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Correlation Between Biofilm-Formation and the Antibiotic Resistant Phenotype in Staphylococcus aureus Isolates: A Laboratory-Based Study in Hungary and a Review of the Literature

Authors Senobar Tahaei SA, Stájer A, Barrak I, Ostorházi E, Szabó D, Gajdács M

Received 27 January 2021

Accepted for publication 11 March 2021

Published 23 March 2021 Volume 2021:14 Pages 1155—1168


Checked for plagiarism Yes

Review by Single anonymous peer review

Peer reviewer comments 4

Editor who approved publication: Professor Suresh Antony

Seyyed Askhan Senobar Tahaei,1 Anette Stájer,2 Ibrahim Barrak,2 Eszter Ostorházi,3 Dóra Szabó,3 Márió Gajdács1,3

1Department of Pharmacodynamics and Biopharmacy, Faculty of Pharmacy, University of Szeged, Szeged, 6720, Hungary; 2Department of Periodontology, Faculty of Dentistry, University of Szeged, Szeged, 6720, Hungary; 3Institute of Medical Microbiology, Faculty of Medicine, Semmelweis University, Budapest, 1089, Hungary

Correspondence: Márió Gajdács Tel +36 62-341-330
Email [email protected]

Introduction: Staphylococcus aureus (S. aureus) is an important causative pathogen in human infections. The production of biofilms by bacteria is an important factor, leading to treatment failures. There has been significant interest in assessing the possible relationship between the multidrug-resistant (MDR) status and the biofilm-producer phenotype in bacteria. The aim of our present study was to assess the biofilm-production rates in clinical methicillin-susceptible S. aureus [MSSA] and methicillin-resistant S. aureus [MRSA] isolates from Hungarian hospitals and the correlation between resistance characteristics and their biofilm-forming capacity.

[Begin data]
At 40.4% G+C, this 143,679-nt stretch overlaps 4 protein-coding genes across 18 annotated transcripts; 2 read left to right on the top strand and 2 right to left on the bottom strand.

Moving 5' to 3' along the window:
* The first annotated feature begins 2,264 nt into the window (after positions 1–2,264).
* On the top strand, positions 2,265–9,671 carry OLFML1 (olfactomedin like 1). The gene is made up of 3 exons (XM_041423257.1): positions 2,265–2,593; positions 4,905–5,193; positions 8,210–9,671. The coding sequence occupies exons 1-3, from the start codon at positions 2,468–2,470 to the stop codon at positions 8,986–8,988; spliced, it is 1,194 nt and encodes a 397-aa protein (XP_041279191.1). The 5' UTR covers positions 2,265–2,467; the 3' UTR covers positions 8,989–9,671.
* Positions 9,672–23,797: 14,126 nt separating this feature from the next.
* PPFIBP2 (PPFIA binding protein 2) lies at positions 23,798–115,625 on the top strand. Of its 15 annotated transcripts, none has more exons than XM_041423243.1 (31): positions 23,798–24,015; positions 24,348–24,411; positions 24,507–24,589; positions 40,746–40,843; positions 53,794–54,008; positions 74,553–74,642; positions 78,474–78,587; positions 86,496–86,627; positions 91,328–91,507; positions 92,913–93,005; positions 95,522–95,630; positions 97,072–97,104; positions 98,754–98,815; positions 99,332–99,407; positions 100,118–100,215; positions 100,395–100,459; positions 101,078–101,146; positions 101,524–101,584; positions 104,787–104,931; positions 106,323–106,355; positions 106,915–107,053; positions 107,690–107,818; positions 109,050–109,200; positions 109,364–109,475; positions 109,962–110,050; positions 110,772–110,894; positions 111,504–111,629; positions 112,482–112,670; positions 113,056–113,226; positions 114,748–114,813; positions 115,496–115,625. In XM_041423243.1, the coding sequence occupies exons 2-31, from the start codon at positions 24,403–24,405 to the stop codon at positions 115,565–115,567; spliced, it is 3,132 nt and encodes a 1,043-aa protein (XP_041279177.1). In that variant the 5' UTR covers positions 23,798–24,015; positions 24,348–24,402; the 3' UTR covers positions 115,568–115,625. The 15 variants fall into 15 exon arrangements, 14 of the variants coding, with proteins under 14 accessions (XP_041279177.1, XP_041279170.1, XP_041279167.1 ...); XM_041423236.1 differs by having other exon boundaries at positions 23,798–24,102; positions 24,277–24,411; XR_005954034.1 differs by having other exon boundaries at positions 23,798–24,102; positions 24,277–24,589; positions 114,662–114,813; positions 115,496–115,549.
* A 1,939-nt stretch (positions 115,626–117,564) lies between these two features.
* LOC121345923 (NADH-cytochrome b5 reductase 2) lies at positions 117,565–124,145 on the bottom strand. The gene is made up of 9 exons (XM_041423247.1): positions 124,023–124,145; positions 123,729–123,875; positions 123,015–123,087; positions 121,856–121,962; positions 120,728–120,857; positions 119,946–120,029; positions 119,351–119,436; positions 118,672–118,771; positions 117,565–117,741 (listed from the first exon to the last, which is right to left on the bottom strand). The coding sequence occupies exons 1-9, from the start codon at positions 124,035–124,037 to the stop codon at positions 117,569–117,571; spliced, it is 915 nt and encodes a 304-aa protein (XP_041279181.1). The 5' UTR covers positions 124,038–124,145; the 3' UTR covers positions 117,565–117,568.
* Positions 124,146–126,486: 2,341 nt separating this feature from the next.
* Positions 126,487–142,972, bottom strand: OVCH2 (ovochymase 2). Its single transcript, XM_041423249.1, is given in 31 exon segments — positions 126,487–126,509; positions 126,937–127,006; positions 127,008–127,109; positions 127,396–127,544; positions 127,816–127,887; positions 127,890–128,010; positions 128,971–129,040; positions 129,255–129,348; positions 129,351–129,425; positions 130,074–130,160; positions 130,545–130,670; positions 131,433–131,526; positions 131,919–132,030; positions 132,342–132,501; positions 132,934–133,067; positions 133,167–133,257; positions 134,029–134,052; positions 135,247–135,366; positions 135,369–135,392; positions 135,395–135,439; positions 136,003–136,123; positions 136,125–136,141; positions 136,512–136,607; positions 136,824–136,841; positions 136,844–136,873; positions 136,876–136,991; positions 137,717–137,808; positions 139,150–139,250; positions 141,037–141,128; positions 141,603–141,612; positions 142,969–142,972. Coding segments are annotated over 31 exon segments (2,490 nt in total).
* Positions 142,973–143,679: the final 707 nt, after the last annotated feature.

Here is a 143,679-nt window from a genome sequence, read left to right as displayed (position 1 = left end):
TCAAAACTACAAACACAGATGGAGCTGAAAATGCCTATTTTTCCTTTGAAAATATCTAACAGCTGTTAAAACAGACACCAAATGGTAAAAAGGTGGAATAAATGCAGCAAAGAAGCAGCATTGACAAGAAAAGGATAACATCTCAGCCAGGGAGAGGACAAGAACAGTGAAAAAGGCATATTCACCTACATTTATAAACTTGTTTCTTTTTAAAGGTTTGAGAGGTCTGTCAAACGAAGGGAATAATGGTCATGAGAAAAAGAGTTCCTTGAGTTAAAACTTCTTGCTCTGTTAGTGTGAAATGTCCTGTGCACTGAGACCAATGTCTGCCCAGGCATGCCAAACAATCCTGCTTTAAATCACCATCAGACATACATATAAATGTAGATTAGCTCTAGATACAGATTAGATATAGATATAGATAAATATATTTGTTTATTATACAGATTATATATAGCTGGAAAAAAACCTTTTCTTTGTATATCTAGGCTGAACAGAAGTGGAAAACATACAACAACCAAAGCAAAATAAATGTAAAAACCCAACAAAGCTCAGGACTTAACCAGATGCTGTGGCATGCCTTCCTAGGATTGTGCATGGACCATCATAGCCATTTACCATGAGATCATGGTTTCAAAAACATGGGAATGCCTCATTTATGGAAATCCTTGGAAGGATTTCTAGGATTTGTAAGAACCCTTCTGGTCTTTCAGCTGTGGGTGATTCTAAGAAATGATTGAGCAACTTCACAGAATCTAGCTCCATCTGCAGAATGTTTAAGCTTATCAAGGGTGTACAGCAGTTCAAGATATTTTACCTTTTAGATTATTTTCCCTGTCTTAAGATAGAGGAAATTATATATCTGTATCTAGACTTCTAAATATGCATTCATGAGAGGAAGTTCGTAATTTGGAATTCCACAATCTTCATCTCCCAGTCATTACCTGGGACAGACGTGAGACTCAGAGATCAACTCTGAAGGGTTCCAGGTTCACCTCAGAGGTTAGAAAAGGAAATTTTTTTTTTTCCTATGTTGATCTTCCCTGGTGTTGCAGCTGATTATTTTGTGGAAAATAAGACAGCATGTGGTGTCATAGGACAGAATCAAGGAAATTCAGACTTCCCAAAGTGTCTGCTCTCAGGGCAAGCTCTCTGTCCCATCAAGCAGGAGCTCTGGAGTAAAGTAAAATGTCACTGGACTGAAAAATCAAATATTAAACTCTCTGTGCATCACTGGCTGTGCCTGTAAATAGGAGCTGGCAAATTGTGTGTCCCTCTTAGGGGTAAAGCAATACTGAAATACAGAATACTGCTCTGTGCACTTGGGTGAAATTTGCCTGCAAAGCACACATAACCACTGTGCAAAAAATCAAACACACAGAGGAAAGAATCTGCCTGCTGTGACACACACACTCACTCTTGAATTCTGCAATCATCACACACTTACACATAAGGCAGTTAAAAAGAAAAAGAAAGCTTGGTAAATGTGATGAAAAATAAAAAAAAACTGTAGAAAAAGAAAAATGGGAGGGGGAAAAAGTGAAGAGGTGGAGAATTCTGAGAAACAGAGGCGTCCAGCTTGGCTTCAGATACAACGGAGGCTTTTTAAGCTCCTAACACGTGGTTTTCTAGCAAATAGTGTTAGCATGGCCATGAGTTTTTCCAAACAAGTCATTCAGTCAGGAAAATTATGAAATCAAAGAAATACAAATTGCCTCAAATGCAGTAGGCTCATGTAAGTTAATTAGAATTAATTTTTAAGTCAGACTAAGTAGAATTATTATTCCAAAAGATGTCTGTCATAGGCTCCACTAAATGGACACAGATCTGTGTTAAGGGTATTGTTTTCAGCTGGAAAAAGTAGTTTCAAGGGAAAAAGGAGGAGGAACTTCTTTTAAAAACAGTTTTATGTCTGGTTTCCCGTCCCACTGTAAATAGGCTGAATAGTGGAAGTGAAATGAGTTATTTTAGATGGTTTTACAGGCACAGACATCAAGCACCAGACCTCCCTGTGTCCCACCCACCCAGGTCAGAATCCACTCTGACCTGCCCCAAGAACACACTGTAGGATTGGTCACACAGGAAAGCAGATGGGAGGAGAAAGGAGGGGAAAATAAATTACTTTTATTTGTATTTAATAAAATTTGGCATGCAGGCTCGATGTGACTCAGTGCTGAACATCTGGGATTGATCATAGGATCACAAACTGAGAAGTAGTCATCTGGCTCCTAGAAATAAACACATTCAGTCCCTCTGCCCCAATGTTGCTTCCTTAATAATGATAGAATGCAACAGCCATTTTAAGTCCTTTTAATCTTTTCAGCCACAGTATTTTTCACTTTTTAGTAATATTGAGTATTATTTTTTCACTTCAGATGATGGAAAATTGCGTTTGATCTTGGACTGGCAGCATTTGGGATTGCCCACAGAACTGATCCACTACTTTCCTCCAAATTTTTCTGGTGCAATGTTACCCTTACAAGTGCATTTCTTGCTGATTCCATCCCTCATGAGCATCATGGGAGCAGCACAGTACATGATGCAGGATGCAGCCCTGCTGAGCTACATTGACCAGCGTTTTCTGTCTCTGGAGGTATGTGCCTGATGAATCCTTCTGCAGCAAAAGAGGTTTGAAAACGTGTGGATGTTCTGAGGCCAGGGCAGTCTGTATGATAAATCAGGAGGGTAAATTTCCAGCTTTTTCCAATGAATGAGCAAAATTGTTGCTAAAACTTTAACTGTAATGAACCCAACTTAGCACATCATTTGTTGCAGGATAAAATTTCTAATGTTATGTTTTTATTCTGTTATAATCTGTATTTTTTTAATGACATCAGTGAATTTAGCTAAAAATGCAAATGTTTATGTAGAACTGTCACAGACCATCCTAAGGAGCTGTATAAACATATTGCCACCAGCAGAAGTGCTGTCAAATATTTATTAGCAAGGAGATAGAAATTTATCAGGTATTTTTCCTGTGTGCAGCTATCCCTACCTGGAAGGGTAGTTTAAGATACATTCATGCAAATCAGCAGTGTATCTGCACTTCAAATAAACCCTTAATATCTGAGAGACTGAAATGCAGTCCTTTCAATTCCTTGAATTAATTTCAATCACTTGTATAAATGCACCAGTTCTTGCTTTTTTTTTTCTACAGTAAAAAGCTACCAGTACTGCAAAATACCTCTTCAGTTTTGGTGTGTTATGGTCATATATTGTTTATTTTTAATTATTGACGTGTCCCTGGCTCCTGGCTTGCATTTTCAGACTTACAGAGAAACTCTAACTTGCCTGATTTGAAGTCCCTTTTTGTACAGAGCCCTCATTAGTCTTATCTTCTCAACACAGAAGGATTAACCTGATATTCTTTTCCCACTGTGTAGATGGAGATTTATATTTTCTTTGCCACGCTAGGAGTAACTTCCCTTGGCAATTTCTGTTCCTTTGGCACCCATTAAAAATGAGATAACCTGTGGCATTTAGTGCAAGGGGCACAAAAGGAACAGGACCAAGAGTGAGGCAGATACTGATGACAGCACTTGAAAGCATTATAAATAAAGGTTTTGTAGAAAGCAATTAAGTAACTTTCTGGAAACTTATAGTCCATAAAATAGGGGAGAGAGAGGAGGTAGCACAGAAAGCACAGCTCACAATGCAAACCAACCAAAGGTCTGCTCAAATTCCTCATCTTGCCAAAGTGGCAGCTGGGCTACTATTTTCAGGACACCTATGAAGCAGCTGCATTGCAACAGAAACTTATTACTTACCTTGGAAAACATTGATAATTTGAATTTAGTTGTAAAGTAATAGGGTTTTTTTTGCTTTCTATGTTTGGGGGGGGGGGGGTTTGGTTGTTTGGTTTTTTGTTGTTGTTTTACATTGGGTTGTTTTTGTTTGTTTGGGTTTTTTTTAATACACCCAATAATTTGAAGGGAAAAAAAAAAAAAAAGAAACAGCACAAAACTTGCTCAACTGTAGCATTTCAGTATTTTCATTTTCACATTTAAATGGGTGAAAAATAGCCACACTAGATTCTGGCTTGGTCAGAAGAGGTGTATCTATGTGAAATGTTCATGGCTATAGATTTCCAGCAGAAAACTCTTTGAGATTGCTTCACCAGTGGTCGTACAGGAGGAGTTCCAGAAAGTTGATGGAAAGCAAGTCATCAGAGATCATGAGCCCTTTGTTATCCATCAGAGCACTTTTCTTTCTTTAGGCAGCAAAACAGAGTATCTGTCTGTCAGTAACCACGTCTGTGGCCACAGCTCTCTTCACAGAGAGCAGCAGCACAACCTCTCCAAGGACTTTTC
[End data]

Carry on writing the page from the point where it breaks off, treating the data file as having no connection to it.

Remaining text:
Methods: A total of three hundred (n=300) S. aureus isolates (corresponding to MSSA and MRSA isolates in equal measure) were included in this study. Identification of the isolates was carried out using the VITEK 2 ID/AST system and matrix-assisted laser desorption/ionization time-of-flight mass spectrometry (MALDI-TOF MS). Antimicrobial susceptibility testing was performed using the Kirby–Bauer disk diffusion method and E-tests, confirmation of MRSA status was carried out using PBP2a agglutination assay. Biofilm-production was assessed using the crystal violet (CV) tube-adherence method and the Congo red agar (CRA) plate method.
Results: There were significant differences among MSSA and MRSA isolates regarding susceptibility-levels to commonly used antibiotics (in case of erythromycin, clindamycin and ciprofloxacin: p< 0.001, gentamicin: p=0.023, sulfamethoxazole/trimethoprim: p=0.027, rifampin: p=0.037). In the CV tube adherence-assay, 37% (n=56) of MSSA and 39% (n=58) of MRSA isolates were positive for biofilm-production, while during the use of CRA plates, 41% (n=61) of MSSA and 44% (n=66) of MRSA were positive; no associations were found between methicillin-resistance and biofilm-production. On the other hand, erythromycin, clindamycin and rifampin resistance was associated with biofilm-positivity (p=0.004, p< 0.001 and p< 0.001, respectively). Biofilm-positive isolates were most common from catheter-associated infections.
Discussion: Our study emphasizes the need for additional experiments to assess the role biofilms have in the pathogenesis of implant-associated and chronic S. aureus infections.

Keywords: Staphylococcus aureus, MSSA, MRSA, biofilm, antibiotic resistance, crystal violet, Congo red agar, phenotypic assay

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